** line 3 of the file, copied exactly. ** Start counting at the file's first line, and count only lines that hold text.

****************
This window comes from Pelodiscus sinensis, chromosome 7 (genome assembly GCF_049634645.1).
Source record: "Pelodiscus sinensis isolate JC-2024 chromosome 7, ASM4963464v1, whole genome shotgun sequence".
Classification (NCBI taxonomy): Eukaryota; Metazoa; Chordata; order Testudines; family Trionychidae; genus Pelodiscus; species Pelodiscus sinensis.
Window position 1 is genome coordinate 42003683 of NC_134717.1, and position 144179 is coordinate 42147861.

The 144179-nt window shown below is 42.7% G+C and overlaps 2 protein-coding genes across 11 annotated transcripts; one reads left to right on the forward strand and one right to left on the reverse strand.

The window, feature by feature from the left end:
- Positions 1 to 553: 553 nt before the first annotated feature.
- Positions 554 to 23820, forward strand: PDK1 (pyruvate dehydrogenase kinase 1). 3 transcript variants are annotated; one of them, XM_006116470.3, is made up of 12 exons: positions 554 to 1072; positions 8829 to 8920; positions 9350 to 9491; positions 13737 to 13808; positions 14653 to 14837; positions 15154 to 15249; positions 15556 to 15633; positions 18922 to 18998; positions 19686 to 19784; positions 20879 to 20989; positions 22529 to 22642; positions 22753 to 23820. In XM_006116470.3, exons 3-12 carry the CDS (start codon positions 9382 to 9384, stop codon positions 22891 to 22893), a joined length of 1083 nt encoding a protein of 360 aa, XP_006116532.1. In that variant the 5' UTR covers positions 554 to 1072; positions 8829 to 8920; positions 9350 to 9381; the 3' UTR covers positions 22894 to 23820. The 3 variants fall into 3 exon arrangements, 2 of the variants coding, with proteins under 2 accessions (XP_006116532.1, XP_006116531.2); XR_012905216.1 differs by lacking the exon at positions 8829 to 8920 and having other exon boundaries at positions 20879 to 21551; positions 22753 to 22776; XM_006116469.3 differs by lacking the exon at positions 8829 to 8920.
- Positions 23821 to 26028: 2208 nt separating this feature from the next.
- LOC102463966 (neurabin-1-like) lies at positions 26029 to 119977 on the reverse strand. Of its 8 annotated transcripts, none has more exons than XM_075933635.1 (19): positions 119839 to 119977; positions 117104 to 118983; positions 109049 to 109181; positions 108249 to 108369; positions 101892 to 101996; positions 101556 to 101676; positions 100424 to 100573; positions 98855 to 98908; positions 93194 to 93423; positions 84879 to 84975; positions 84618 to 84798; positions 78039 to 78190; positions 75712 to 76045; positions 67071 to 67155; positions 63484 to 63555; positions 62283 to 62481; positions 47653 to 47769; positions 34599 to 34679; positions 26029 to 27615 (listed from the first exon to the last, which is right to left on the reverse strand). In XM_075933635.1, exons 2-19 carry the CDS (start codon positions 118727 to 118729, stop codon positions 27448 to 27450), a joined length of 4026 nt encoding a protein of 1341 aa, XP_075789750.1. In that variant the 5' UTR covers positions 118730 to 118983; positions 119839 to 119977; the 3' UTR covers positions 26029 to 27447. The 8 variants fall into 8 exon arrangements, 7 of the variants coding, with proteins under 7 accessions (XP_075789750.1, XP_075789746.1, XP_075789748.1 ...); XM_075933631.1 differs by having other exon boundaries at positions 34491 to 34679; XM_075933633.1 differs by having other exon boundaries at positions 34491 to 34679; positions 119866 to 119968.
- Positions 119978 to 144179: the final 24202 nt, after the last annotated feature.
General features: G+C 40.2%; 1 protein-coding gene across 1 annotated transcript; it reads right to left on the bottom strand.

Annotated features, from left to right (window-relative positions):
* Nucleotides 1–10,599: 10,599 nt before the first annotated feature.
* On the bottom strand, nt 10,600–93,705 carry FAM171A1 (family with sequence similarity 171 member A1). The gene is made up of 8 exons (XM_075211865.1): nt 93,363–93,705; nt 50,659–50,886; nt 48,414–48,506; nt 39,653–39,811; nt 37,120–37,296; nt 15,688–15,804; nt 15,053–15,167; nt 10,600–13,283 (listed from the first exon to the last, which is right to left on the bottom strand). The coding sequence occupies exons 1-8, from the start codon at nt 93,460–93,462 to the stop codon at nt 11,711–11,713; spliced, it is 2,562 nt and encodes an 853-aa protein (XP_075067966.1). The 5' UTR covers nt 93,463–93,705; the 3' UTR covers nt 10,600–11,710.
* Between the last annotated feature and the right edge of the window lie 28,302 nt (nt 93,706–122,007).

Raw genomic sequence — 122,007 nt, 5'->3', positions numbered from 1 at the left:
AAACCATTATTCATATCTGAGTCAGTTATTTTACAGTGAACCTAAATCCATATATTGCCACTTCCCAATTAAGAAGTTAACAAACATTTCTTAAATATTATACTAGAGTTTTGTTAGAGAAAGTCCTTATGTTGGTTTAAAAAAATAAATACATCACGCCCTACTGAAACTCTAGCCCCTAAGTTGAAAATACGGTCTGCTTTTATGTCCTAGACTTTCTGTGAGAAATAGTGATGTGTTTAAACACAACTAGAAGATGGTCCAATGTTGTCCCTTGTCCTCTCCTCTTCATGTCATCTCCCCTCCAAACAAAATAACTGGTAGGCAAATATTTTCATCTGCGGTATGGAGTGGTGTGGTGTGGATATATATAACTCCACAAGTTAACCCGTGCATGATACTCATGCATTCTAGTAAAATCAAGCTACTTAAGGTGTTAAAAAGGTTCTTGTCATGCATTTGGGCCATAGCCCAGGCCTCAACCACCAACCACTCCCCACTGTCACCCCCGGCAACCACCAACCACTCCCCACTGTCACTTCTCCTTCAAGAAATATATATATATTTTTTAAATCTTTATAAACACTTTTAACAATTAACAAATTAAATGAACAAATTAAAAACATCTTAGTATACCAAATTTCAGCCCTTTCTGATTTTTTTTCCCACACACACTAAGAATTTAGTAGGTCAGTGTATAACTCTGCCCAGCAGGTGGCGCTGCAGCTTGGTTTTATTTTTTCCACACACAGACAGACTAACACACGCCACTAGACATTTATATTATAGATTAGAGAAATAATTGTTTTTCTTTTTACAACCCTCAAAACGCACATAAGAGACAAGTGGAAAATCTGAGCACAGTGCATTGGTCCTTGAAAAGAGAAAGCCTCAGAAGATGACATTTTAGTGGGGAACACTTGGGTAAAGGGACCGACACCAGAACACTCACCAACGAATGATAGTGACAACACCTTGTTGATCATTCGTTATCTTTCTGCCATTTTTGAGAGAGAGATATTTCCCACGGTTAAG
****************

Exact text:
Classification (NCBI taxonomy): Eukaryota; Metazoa; Chordata; order Testudines; family Trionychidae; genus Pelodiscus; species Pelodiscus sinensis.